This was at the top of my stack. It came out last week and has been getting some interesting buzz. I started her first novel, Seating Arrangements, but didn’t get too far for some completely trivial reason or another. Astonish Me was a different story – I started on my lunch break and stayed up late to finish. I really enjoyed it. It’s set in the world of ballet – but it’s not really about ballet. I know that sounds funny, but I’d compare it to that movie that came out a while ago (that I LOVED) called Billy Elliot – where the young boy loves to dance and ends up doing ballet. It’s not so much about the ballet part as it is about the young boy struggling to find what he loves in a weird Irish world with funny family members. So it’s like that.

Astonish Me is about a young woman named Joan – an average dancer, forever in the corps and not in center stage. Perhaps the only un-average thing about her is her involvement in helping the world-renowned dancer Arslan escape Russia and defect to the US.  When she finds herself pregnant by her longtime friend Jacob, she leaves the world of dance and settles into a benign marriage. But of course things unfold from there. I really liked all of the characters, loved the story and was even surprised at the twist towards the end(which shouldn’t have been that much of a surprise). 4 stars.

The Weird and the Eerie

8 Apr

I have just a couple of things to weigh in on today – one e-book only novella and a novel that comes out May 1. I also read a REALLY LONG book called We Are Not Ourselves that doesn’t come out until September, so I’m withholding my thoughts on that one until later this summer.

sleepdonationRemember Karen Russell? She made huge waves with her last novel, Swamplandia. A lot of people really loved her weird novel, a lot of people didn’t. I loved the first bits of it (all the way up until that thing happens to the young girl in the swamp). I’d put her in that “really bizarre but really good/interesting” column right along with Katherine Dunn’s Geek Love from the last post. This novella, Sleep Donation, is only available online. I’ve only purchased one or two others like this (Amor Towles had one, Madeline Miller too) and am not 100% comfortable with this e-only format. But. I enjoyed this! Another bizarre yet captivating story – set in near future when the world has suffered from an insomnia plague. People are DYING from insomnia, unable to sleep even for the few hours that would save them. One of the first cases of this killer sleeplessness was the sister of our narrator, Trish Edgewater. Now, Trish is an invaluable member of the Slumber Corps – a group of people trying to convince others to donate hours of their sleep in order to help those suffering from insomnia. Sounds weird, but Russell makes it work. I think I gave it 3 stars.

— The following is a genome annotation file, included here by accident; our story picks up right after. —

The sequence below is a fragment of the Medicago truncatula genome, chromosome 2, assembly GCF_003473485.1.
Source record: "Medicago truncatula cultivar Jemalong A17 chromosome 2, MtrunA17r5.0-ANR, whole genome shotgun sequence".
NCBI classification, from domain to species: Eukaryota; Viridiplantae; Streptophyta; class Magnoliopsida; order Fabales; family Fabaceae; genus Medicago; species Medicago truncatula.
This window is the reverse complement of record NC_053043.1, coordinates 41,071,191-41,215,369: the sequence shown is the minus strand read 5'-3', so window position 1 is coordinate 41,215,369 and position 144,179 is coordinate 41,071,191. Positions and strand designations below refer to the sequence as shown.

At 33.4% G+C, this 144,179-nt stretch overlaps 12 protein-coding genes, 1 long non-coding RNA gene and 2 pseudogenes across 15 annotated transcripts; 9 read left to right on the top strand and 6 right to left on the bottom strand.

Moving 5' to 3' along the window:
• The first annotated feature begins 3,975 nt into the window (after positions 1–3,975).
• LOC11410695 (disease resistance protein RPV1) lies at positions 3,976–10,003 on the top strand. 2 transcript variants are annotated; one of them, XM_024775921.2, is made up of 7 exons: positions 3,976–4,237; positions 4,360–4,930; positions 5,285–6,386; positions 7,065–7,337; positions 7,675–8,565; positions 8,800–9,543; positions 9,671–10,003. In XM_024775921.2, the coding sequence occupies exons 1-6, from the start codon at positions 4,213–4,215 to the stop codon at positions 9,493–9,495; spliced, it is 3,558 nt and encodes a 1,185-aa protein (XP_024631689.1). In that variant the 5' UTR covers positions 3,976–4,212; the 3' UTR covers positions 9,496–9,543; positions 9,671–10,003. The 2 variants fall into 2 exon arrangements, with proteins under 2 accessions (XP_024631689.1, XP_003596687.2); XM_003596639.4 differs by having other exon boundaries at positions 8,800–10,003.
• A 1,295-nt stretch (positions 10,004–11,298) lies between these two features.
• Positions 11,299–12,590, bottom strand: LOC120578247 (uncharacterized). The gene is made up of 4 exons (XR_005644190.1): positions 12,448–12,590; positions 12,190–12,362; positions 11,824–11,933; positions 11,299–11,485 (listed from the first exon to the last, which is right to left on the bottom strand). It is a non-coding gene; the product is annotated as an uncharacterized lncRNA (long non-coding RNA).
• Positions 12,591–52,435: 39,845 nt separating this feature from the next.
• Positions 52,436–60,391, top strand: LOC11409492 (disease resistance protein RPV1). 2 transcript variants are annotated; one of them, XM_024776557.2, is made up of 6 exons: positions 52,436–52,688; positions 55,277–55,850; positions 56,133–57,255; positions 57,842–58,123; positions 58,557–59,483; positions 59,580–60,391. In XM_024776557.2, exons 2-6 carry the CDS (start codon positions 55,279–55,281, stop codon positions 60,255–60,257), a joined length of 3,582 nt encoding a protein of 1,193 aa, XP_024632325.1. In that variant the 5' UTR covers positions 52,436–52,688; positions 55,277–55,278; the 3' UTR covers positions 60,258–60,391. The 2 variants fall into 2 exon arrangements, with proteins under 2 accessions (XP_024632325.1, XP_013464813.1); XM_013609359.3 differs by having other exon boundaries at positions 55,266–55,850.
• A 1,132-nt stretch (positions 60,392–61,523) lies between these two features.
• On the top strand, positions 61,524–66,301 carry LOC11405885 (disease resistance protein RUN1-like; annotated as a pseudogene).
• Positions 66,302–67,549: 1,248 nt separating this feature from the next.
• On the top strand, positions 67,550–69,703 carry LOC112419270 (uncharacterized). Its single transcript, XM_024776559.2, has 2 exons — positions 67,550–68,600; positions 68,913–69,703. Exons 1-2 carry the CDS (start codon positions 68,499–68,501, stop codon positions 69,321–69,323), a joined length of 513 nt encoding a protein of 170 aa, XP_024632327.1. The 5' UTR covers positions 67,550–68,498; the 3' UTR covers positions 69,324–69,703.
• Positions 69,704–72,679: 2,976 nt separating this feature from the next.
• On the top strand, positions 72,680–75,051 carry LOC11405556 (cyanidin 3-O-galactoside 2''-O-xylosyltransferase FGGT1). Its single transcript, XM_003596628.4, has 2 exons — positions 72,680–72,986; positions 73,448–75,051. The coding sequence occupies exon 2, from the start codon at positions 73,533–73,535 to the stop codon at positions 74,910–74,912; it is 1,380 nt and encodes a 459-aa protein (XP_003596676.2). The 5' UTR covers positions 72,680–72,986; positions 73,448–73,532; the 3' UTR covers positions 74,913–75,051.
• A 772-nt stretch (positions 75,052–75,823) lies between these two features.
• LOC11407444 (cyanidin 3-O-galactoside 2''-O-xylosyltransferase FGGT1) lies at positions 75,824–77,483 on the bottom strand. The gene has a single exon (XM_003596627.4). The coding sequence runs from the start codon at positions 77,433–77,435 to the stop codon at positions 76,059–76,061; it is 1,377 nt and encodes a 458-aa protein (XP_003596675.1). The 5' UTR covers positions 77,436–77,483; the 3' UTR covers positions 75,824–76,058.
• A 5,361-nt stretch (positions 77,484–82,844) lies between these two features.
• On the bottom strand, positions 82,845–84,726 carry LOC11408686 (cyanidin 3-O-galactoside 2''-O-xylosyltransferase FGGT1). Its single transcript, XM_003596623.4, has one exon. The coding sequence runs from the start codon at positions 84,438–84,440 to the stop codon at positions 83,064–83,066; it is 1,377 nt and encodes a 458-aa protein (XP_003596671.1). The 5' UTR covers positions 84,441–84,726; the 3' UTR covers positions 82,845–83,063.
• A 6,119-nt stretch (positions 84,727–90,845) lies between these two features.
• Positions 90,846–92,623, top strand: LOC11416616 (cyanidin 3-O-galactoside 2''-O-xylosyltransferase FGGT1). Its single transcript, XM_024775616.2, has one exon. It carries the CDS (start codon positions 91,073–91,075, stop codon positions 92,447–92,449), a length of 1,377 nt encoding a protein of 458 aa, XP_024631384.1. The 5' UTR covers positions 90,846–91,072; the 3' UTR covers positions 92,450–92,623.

Hundred Year HOuseDoes this cover make you think of children’s books? or cutesy lit? What a misrepresentation! I really loved, loved 2/3 of this novel. If I had to make comparisons, I’d say it’s a little bit like a less verbose, Canadian version of Kate Morton with a touch of Rebecca and a little Sarah Waters. I could also say that it’s like Russian Nesting dolls, where you work from the present, outer shell in to the very heart of things. We start in 1999, a huge mansion in Canada that served for many years as an artist’s retreat but has, at some point, been returned to the family as a private residence. Zee has moved home with her husband Doug and taken up residence in the coach house, just off of the main building. The house itself is maybe the main character – there are all sorts of family secrets, perhaps even ghosts, hiding in its walls. I loved this set of characters. Next, we work backwards in time to see Grace, Zee’s mother, as a newlywed in the home. This section was also awesome. Then we go back even further to the crazy set of artists who lived and loved in the house during the years of the artists retreat (this section was my least favorite, but answered some questions). I really liked it and am still puzzling out in my head some of the revelations. 4 stars.

We are not ourselvesThis is the one that comes in September. I’m just throwing the cover out there because I think it’ll get major publicity and this way you’ll be expecting it when it comes. Overall, really good. But it’s 620 pages long (which will scare some people away).